By Noah Lieberman
Ballotcraft is a fantasy politics game (think fantasy football, but for politics). Play against your friends and win by best predicting what’s going to happen in upcoming elections. Sign up and play here: www.ballotcraft.com.
This is part two of our three-part series analyzing Ballotcraft’s market data during the first Democratic Presidential Debate, covering the trends that dominated the night and how a savvy investor could use them in the future.
Interesting fact from Tuesday’s debate: Even though Bernie Sanders won the debate, if you had to put all of your credits in one candidate at the start of the night he would have only been the second best option. Since you’re a smart person and probably saw the title of this article, it shouldn’t be hard for you to guess that former Maryland Governor Martin O’Malley was the only candidate to beat Bernie in this regard. An 8:00 purchase of Sanders’ stock at 56.3 would end up being worth 100 credits, netting you a 78 percent profit. Whereas a similarly timed purchase of O’Malley’s shares, priced at 11.4, sold as Anderson Cooper was signing off, would end up being worth 37.5 credits, for a profit of 229 percent, far more than any Sanders investor could have possibly earned.
So why did the former mayor of Baltimore outperform his expectations by such a wide margin? While you may be trying to recall a game-changing moment, like his staunch opposition to the NRA or Sorkin-esque closing statements arguing the merits of liberalism, the answer is actually much simpler than that: Martin O’Malley is just a good debater. His viewpoints, while pretty standard for your run-of-the-mill Democrat, were articulated rather well and even his weakest answers, on the unrest stemming from police relations in his hometown, were given with enough conviction and good intentions to keep his price from dipping more than three points. And thankfully for O’Malley, that question was both early on in the debate, buried in the seemingly never-ending section before the first commercial break, and short, driving the discussion for less than three minutes.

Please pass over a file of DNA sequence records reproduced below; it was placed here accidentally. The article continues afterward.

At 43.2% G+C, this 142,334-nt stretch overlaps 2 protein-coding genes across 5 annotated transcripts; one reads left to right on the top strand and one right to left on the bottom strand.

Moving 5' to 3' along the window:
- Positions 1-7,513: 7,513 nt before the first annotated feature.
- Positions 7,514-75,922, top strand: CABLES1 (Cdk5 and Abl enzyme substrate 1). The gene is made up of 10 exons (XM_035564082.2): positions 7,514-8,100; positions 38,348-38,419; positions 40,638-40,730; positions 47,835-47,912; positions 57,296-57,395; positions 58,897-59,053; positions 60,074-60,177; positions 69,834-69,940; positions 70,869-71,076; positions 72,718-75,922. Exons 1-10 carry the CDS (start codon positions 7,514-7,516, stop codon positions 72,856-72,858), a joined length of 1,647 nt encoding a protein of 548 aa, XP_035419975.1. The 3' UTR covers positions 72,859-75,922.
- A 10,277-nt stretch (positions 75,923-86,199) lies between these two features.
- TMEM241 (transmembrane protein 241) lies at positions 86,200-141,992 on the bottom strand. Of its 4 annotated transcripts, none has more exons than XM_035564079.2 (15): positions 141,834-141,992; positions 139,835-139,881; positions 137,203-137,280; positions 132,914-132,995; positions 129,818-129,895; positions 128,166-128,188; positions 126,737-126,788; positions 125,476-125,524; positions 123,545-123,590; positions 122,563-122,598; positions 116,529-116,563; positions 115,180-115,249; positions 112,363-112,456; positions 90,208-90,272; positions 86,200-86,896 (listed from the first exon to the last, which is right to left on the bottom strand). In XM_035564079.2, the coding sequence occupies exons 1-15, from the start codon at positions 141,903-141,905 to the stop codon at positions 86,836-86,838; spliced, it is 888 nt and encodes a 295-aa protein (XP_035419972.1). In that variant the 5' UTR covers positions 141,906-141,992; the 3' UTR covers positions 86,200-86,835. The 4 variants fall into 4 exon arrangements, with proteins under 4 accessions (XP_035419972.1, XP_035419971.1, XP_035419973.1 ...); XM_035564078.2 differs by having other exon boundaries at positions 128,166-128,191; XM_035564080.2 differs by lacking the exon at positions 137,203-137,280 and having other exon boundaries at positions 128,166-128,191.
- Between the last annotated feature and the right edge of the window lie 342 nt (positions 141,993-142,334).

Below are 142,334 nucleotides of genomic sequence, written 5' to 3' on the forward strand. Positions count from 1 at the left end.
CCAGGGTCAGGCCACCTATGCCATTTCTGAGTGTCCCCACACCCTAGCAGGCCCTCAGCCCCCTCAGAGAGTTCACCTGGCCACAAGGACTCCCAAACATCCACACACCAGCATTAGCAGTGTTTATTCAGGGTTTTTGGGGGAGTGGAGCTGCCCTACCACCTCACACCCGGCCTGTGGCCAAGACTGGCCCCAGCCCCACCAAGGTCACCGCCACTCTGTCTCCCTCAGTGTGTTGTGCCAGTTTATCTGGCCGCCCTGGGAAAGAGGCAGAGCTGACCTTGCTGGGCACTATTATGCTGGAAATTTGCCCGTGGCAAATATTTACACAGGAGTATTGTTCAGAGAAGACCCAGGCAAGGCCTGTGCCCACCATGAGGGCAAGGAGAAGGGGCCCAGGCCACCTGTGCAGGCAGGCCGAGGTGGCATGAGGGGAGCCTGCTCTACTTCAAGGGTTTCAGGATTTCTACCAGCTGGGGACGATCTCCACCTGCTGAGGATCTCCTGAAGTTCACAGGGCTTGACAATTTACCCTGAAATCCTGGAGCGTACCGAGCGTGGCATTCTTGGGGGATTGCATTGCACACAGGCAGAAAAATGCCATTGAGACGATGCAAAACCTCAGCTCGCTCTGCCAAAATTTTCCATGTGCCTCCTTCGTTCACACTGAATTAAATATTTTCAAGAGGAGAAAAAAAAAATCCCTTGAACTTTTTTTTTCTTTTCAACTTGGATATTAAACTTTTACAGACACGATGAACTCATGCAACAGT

With that out of the way, O’Malley was able to put on a remarkably strong performance for the last 90 minutes of the two and a half hour debate, with his price on a near constant rise the entire time. He quickly replaced Hillary as the consensus number two candidate on the site and was the only candidate to ever the share the lead with Sanders, which he did for 90 seconds towards the very end of the debate. He played up his gubernatorial experience when talking about gun control, felt comfortable criticizing or complimenting his fellow candidates, and had some terrific lines along the way. But more than anything he was consistent, and it was this quality that led his slow but sustained rise to the top.
There are a couple things keeping this from being a full-blown success for O’Malley, though. First, he didn’t fair very well in the final focus group vote, tying with Clinton well behind Sanders. Now that he has a good performance and some name recognition behind him, it will be even less likely that he wins our vote, which is based on which candidate “most improved their chances”. Secondly, we can look back at the Republican debates to find a candidate who had a similar first performance, and unfortunately things did not turn out well for that candidate. Kentucky Senator Rand Paul had a similarly steady rise in the first Republican debate, which very closely mirrors O’Malley’s.
Both candidates experienced similar delays between the start of the debate and their eventual rise, both had a solid hour of moving up the ranks (Paul’s was a bit choppier because of how many other candidates were affecting his price), and both ended a close second in the market and tied for a distant second in the vote. Unfortunately, Paul’s good performance didn’t translate well to his poll numbers, nor did it lead him to repeat success in the following debate. O’Malley has less rivals to compete against for attention, but if Paul is any indicator it won’t be easy for him to carry this momentum over. See how he fares in the month between now and Des Moines, but don’t let one debate that exceeded expectations trick you into betting the farm on O’Malley.